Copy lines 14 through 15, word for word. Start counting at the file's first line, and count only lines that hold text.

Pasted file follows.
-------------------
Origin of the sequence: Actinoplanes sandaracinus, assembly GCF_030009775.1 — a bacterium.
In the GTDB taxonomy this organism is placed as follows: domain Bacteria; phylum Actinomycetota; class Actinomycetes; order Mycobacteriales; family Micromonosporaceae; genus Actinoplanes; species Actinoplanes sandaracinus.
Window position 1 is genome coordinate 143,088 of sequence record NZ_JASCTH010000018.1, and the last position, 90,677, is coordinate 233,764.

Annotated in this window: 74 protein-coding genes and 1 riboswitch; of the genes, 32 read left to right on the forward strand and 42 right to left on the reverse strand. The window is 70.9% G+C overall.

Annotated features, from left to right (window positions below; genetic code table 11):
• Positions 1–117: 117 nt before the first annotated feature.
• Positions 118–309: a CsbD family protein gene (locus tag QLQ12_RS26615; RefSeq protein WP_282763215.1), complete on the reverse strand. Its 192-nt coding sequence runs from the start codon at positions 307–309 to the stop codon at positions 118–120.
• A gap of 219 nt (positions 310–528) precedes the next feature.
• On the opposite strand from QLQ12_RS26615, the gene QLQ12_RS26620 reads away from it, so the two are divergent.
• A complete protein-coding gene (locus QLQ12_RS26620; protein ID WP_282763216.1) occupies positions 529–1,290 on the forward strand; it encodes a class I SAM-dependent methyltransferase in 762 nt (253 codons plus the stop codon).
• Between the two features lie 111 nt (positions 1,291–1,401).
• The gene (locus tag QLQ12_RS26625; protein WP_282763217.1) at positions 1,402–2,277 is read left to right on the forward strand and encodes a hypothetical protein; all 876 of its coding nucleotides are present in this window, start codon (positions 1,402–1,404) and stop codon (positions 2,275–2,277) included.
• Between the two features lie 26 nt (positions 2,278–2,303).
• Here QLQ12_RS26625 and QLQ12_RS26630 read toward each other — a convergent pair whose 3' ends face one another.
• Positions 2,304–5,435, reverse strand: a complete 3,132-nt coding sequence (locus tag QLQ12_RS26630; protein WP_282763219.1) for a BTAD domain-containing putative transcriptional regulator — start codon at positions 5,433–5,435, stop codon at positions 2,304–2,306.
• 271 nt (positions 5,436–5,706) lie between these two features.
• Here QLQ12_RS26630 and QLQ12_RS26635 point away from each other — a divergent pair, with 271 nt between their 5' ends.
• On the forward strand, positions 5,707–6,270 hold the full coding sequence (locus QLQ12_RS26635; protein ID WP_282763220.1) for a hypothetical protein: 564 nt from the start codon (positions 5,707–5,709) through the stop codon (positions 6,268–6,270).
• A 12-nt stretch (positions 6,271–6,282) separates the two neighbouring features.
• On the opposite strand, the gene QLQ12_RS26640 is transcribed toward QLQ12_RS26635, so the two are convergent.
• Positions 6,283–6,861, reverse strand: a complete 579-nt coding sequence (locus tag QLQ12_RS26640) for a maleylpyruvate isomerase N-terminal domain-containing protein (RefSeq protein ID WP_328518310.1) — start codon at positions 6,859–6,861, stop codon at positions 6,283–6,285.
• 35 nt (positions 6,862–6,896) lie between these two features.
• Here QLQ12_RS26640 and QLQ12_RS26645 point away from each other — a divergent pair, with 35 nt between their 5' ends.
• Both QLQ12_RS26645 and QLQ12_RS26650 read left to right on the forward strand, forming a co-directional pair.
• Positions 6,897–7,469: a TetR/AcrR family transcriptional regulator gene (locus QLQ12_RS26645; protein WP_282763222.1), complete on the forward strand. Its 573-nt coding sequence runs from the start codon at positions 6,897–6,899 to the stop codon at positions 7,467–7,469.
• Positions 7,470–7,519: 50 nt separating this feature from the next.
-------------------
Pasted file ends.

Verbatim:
• Here QLQ12_RS26625 and QLQ12_RS26630 read toward each other — a convergent pair whose 3' ends face one another.
• Positions 2,304–5,435, reverse strand: a complete 3,132-nt coding sequence (locus tag QLQ12_RS26630; protein WP_282763219.1) for a BTAD domain-containing putative transcriptional regulator — start codon at positions 5,433–5,435, stop codon at positions 2,304–2,306.